Funny to see movie plots presented as evidence? :rotfl:

yada yada funny funny funny

You are far more likely to be sponged off your dashboard than the leading edge of a spacerock.

In the morning of time he sang upon primitive hills, and in the noonday of existence headed the procession of being. :phones:



#23 Turtle

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Posted 16 February 2013 - 12:25 AM

You know how much I love "what ifs" so what if the large one that just missed the Earth had hit the moon, would it have had any significant effect on the earth?


No. I find such speculation...erhm...funny...yeah...that's the ticket. :crazy:

#24 Moontanman

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Posted 16 February 2013 - 12:39 AM

No. I find such speculation...erhm...funny...yeah...that's the ticket. :crazy:



are you channeling Beavis and Butthead tonight turtle?

#25 Turtle

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Posted 16 February 2013 - 12:50 AM

are you channeling Beavis and Butthead tonight turtle?


I am not "channeling" anyone; I am who I am.

I wonder what a 7000 metric ton blob of silly putty would do if it hit Mars and Mars had a dense methane atmosphere and Capricorn was in Uranus? :P
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#26 Moontanman

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Posted 16 February 2013 - 01:01 AM

I am not "channeling" anyone; I am who I am.


Popeye?

I wonder what a 7000 metric ton blob of silly putty would do if it hit Mars and Mars had a dense methane atmosphere and Capricorn was in Uranus? :P



turtle turtle turtle... sigh... you know it's far more likely for an asteroid to hit the moon than it is for Capricorn to climb up uranus... B)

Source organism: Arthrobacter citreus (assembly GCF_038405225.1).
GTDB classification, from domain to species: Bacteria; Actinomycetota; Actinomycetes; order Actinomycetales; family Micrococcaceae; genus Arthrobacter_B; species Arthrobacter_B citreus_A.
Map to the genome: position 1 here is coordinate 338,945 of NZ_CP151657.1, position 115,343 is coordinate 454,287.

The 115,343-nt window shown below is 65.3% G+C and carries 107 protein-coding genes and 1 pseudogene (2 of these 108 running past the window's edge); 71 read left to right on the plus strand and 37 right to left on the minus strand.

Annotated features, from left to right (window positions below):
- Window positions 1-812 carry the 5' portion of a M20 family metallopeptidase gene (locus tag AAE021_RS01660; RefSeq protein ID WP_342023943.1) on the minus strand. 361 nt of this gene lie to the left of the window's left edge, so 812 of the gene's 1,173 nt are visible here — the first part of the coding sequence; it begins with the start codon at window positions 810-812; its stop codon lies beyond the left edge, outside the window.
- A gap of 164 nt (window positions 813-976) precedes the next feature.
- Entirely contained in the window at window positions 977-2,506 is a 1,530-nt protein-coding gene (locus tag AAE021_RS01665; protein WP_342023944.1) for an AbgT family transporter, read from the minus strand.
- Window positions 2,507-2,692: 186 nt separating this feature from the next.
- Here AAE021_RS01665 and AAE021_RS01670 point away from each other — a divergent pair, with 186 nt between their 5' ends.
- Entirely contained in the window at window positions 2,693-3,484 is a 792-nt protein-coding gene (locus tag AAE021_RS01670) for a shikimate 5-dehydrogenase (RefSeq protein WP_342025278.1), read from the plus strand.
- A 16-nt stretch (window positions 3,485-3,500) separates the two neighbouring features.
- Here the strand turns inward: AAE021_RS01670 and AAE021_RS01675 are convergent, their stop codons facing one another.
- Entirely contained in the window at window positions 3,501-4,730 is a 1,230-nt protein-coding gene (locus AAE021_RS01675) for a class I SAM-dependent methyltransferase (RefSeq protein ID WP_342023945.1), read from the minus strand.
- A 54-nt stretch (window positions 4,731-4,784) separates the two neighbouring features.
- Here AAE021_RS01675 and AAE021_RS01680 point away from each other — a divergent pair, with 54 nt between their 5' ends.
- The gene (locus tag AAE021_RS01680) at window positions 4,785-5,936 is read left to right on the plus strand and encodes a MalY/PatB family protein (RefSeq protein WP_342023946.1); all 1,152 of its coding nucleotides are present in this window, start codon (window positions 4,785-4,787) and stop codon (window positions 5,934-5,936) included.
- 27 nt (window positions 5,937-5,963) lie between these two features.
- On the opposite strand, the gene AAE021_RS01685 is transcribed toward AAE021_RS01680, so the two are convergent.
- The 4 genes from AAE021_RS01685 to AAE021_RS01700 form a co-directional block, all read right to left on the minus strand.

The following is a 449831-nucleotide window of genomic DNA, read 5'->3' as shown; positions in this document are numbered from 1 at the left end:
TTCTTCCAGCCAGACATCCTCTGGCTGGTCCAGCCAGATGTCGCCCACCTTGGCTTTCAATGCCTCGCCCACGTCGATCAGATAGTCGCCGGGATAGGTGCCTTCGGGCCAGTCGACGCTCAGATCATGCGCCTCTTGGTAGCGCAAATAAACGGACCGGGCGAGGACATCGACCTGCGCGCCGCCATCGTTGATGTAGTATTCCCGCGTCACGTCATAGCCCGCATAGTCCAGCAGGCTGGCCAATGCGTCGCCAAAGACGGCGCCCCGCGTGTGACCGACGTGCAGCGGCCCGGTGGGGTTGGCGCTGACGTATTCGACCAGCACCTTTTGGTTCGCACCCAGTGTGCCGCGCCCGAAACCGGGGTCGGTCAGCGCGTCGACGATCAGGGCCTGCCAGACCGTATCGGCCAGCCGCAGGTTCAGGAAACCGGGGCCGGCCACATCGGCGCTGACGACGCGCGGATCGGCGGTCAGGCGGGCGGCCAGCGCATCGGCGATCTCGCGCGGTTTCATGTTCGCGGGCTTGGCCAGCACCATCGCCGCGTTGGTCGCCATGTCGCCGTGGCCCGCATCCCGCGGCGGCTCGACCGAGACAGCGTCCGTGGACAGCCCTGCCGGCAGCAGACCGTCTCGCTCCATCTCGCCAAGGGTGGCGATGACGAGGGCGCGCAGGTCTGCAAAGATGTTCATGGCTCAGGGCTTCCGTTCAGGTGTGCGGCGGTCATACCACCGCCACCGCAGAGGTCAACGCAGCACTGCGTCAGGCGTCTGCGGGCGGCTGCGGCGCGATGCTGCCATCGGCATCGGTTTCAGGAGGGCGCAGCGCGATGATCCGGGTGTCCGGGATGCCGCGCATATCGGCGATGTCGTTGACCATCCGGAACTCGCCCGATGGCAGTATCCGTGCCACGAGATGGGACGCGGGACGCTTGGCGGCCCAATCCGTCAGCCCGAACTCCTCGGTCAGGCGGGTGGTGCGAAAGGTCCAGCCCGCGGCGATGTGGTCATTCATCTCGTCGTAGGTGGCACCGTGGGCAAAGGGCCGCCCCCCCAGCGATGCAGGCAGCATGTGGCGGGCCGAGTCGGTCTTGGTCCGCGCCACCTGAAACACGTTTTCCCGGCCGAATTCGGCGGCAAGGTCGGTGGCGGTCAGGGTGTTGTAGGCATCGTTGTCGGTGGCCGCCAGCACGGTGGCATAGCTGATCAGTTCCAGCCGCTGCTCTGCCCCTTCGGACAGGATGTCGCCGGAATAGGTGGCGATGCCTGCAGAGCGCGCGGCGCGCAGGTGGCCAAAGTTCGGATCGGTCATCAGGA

#27 Aethelwulf

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Posted 16 February 2013 - 01:02 AM

I know the asteroid is large enough to wipe out London.

#28 Turtle

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Posted 16 February 2013 - 01:03 AM

... There's an online calculator somewhere that will do the same calculation. If you find it and get a different answer let me know - I think I've got my unit conversions and decimals in the right place, but I've never double checked my own Excel calculator. Incidentally if it was an iron (which I doubt) the energy yield would be double.


We now return to our regular science programming. :coffee_n_pc:

I didn't run this particular event as I have no reason to doubt the experts, but here is an Earth impact calculator I have used in the past.

:earth: :ebomb: >> Earth Impacts Effects Program: Purdue University
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#29 Moontanman

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Posted 16 February 2013 - 01:07 AM

I know the asteroid is large enough to wipe out London.



If it had been an iron meteorite the damage would have been a bit more significant I bet. Do we really know how common these small asteroids are? A 150 meter iron nickle asteroid would wreak havoc if it hit in the middle of the Pacific ocean. but a 15 meter one would do a lot of local damage and probably a significant tsunami to any nearby cost line in the ocean it hit at least.

#30 Turtle

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Posted 16 February 2013 - 01:20 AM